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Hemo 2009 Steelmesh, 50.5 x 17 x 12.5 cm

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Hevi 2009 Steelmesh, 49 x 18 x 12.5 cm

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Homn 2008 Steelmesh, 74 x 37 x 14 cm

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Icon i 2008 Steelmesh, 51 x 15 x 12.5 cm

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Icon iii 2010 Steelmesh, 150 x 49 x 36 cm

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Litu 2009 Steelmesh, 51 x 35.5 x 12.5 cm

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Mirrus 2006 Steelmesh, 74 x 46 x 15 cm

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Mirrus i 2010 Steelmesh, 80 x 67 x 19 cm

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Mirrus ii 2010 Steelmesh, 80 x 66 x 17 cm

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Nubi 2009 Steelmesh, 50.5 x 14.5 x 12.5 cm

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Nubii 2008 Steelmesh, 51 x 36 x 12.5 cm

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Nuboi 2010 Steelmesh, 50 x 18 x 12.5 cm

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Nubuu 2010 Steelmesh, 81 x 67 x 17 cm

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Nudai 2009 Steelmesh, 92 x 55 x 18 cm

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Nuud 2009 Steelmesh, 50 x 17 x 12.5 cm

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Ruudi 2010 Steelmesh, 50 x 15 x 12.5 cm

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Singed v 2003 Steelmesh, 30 x 36 x 7 cm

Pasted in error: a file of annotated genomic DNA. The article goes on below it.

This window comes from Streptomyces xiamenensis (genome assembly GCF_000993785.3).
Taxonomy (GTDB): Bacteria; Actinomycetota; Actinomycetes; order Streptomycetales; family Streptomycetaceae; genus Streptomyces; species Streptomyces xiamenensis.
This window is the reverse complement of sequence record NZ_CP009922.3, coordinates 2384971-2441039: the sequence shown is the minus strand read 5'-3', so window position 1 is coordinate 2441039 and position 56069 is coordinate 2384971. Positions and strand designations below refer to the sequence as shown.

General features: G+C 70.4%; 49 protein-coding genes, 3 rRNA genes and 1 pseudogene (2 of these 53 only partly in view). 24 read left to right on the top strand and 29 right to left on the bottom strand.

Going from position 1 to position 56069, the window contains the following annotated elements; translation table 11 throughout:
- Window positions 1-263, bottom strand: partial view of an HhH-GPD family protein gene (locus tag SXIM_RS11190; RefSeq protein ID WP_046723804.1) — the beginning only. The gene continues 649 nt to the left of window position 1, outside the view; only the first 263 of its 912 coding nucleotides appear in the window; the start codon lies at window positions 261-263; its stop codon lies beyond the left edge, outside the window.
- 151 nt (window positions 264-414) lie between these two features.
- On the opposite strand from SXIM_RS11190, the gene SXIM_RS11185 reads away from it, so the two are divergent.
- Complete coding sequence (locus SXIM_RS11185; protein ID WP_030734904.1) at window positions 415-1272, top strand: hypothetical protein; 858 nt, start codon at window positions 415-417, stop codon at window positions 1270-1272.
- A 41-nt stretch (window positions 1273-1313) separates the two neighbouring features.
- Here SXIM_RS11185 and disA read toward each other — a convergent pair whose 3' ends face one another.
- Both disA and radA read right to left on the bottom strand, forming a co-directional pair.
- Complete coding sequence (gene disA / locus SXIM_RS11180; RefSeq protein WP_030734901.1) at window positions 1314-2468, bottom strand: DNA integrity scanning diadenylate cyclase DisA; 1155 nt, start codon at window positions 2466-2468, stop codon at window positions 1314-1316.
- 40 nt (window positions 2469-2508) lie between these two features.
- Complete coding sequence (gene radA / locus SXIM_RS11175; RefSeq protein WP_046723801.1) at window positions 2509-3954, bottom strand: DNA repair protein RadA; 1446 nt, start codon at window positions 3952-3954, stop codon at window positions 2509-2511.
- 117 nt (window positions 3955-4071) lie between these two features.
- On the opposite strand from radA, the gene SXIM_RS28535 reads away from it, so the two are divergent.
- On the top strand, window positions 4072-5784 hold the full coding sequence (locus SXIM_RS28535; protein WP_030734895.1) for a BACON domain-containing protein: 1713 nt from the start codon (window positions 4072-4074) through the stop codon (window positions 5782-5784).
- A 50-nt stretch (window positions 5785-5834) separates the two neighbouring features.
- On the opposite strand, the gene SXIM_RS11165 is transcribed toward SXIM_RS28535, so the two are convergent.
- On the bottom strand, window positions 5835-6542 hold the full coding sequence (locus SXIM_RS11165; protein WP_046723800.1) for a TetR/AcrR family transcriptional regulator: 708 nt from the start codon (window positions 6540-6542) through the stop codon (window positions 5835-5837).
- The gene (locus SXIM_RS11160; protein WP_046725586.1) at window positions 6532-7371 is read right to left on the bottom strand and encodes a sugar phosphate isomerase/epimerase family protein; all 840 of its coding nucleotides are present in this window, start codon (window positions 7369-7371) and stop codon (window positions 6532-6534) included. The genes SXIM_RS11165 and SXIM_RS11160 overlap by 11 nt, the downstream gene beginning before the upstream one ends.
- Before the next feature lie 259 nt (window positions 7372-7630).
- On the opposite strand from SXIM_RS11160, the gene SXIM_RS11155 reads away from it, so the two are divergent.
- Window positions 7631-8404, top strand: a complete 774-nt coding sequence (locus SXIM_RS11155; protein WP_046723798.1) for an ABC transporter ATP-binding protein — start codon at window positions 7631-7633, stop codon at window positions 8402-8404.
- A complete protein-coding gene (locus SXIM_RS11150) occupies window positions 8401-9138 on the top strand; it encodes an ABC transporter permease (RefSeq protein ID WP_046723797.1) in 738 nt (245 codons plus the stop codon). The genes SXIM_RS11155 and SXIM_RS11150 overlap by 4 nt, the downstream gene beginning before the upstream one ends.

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Solu 2009 Steelmesh, 74 x 36 x 19 cm

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Stretch ii 2009 Steelmesh, 48 x 31 x 11 cm

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Stretch iv 2009 Steelmesh, 45 x 37 x 12 cm

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Stretch v 2009 Steelmesh, 45 x 35 x 9 cm

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Torsas 2010 Steelmesh, 78 x 70 x 17 cm

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Torsi 2010 Steelmesh, 79 x 38 x 15 cm

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Torsu i 2010 Steelmesh, 63 x 24 x 17 cm

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Torsus 2010 Steelmesh, 78 x 64 x 16 cm

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Torsu i 2010 Steelmesh, 63 x 24 x 17 cm

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Torsus 2010 Steelmesh, 78 x 64 x 16 cm

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Trituu 2008 Steelmesh, 91 x 75 x 20 cm

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Unud iv 2009 Steelmesh, 50 x 18.5 x 12.5 cm

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Unud vi 2008 Steelmesh, 49 x 15.5 x 12.5 cm

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Unude 2006 Steelmesh, 76 x 22 x 19 cm

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Utu 2008 Steelmesh, 91 x 55 x 18 cm

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Uutu 2008 Steelmesh, 91 x 55 x 18 cm

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Unud 2010 Steelmesh, 91 x 27 x 20 cm

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EDITIONED

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Eve 2008 Steel Panel Edition of 9, 74.5 x 44.5 x 0.07 cm

Eve ii 2008 (mirror) Steel Panel Edition of 9, 74.5 x 44.5 x 0.07 cm

Eve iii 2008 (red) Steel Panel Edition of 9, 74.5 x 44.5 x 0.07 cm

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Nuud 2005 Steel Panel Edition of 9, 74.5 x 44.5 x 0.07 cm

Nuud ii 2005 Steel Panel Edition of 9, 74.5 x 44.5 x 0.07 cm

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Nuwd 2006 Stainless Steel Panel Edition of 9, 74.5 x 44.5 x 0.07 cm

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Nuwd ii 2006 Stainless Steel Panel Edition of 9, 74.5 x 44.5 x 0.07 cm (mirrored finish also available)

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Nuwdstill 2008 Steel Panel Edition of 9, 150 x 43 x 0.15 cm

Stillnuwd 2008 Steel Panel Edition of 9, 150 x 36 x 0.15 cm

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Nuwdu 2006 Steel Panel Edition of 9, 72.5 x 41 x 0.07 cm